In a rambling statement, full of tired clichés, which M.J. Akbar offered as his defence, there is only one sentence of profound truth – “Lies do not have legs, but they do contain poison”. Indeed, lies do not have legs, which is why they cannot go far.
In attempting to refute my story of molestation and harassment, Akbar has tried to hide inside his supposedly “very tiny cubicle, patched together by plywood and glass”. Either he is lying, or age has caught up with him. I would prefer believing the latter, so here is something to refresh his memory.
The Asian Age started in 1993, from an urban village called Khirkee Extension in south Delhi. Later that year, it moved to the second floor of Surya Kiran building. This is where I joined. This was indeed a large hall with a horse-shoe shaped central work station area presided over by chief sub-editor Kaushik Mitter. Even here, Akbar had a proper cabin to himself. It could have been made of plywood (what else are office interiors made of in any case?) and glass. But the glass was not transparent and he kept his door closed. This Asian Age office was so small that it did not even have a toilet. We used to dash across the corridor to the AFP office whenever we needed to.
Sometimes in mid-1995 or early 1996, Akbar, along with the features section and the Asian Age‘s bureau, moved to the fourth floor of Vandana building across the road from Surya Kiran. This was a temporary move as the Surya Kiran office was being renovated and refurbished. We stayed here for under a year and in early 1997, we moved back to the new, swanky Surya Kiran office. This was a bigger office with fewer people. The news desk was shifted to another floor in Surya Kiran building.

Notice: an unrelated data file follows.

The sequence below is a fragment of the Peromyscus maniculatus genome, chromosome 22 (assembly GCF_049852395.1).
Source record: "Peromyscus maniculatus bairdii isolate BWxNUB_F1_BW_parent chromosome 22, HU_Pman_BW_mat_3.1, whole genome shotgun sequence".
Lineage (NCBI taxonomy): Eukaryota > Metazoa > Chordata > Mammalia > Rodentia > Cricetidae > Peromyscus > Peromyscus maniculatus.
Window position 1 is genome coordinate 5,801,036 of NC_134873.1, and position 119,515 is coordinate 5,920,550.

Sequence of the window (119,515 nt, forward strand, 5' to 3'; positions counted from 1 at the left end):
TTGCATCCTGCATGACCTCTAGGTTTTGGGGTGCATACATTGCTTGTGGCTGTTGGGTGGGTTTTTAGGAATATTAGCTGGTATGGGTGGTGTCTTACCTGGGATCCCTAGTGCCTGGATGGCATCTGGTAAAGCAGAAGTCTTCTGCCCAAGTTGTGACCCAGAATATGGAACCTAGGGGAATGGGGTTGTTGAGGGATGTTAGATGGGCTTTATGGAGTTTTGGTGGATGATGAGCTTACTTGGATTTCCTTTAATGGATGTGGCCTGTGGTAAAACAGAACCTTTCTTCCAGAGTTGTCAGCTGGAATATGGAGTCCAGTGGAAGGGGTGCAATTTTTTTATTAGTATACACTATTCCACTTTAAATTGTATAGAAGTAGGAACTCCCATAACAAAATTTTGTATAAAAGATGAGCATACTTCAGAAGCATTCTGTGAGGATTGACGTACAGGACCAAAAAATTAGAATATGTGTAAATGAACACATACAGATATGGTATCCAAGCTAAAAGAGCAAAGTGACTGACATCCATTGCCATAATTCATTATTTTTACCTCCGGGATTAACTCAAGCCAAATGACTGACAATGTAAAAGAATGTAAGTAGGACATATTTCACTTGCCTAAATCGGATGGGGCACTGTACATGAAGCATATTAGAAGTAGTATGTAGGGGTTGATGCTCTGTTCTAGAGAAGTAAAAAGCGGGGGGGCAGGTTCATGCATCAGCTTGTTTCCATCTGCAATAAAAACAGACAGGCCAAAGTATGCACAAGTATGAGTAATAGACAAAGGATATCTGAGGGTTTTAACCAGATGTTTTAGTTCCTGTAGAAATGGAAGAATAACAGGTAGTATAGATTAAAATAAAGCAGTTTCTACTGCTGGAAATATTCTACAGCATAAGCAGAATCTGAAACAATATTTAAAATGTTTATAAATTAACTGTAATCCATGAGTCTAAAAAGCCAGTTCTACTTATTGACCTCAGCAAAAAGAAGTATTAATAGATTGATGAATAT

The glass and wood cabin
It was in this office that my desk was placed in the tiny corner next to Akbar’s office. And yes, it was an office alright. It was big. His polished wood desk was huge (lined with a row of Ganeshas) and had a small work station attached to it. At his back was polished wood (all gloss) wall-to-wall hutch cabinet with storage at the bottom and book shelves at eye level. On the other end of the room, directly opposite to his desk, was the tripod with the huge dictionary, with thickness of nearly a foot.
As a mark of how fancy and removed from all of us Akbar was, the buzz in the office was that his room was sound-proof.
And indeed, it could have been because unlike his previous cabins – both in Surya Kiran as well as in Vandana building – here, when he shouted inside his room, I could only hear muffled noises despite sitting right outside. In his earlier cabins, not only the office, but probably the whole building reverberated whenever he screamed his lungs out either at a journalist in his room or at a poor blighter on the phone. Not at the new office, which not only had proper work stations separated by ‘plywood and glass’ for sub-editors, but had an open cubicle for the bureau chief!
His second defence is that I complained to Veenu Sandal, who has described my “version as nonsense, in an interview to the Indian Express”. Sadly, age has taken a toll on his retention power too. I never complained to Sandal, rather I complained about her in my article, accusing her of peddling Akbar to me. Similarly, I did not continue working for him. As I have written, I quit, handing over my resignation to his secretary Rachna Grover.
Grover has been my friend since my time working at The Asian Age and was a witness to not only what happened with me, but to those who came before and after me. I understand her compulsion to defend Akbar out of her sense of loyalty to him, which is why she gave a statement to Free Press Journal. Interestingly, her defence, like Akbar’s, hinges entirely on the supposed smallness of Akbar’s office.
I am attaching the screenshots of some of the conversations I had with my friends and former colleagues from The Asian Age since Akbar’s past caught up with his present, including one with Grover, where she says she was aware of my story, and said, “It’s correct but others are trying to avail the situation”.
I am sorry Rachna, I did not mean to drag you into this. You stood by me when I needed it the most. That’s what matters.
All screenshots provided by Ghazala Wahab.
Ghazala Wahab is executive editor FORCE newsmagazine and co-author of the book Dragon on our Doorstep: Managing China Through Military Power.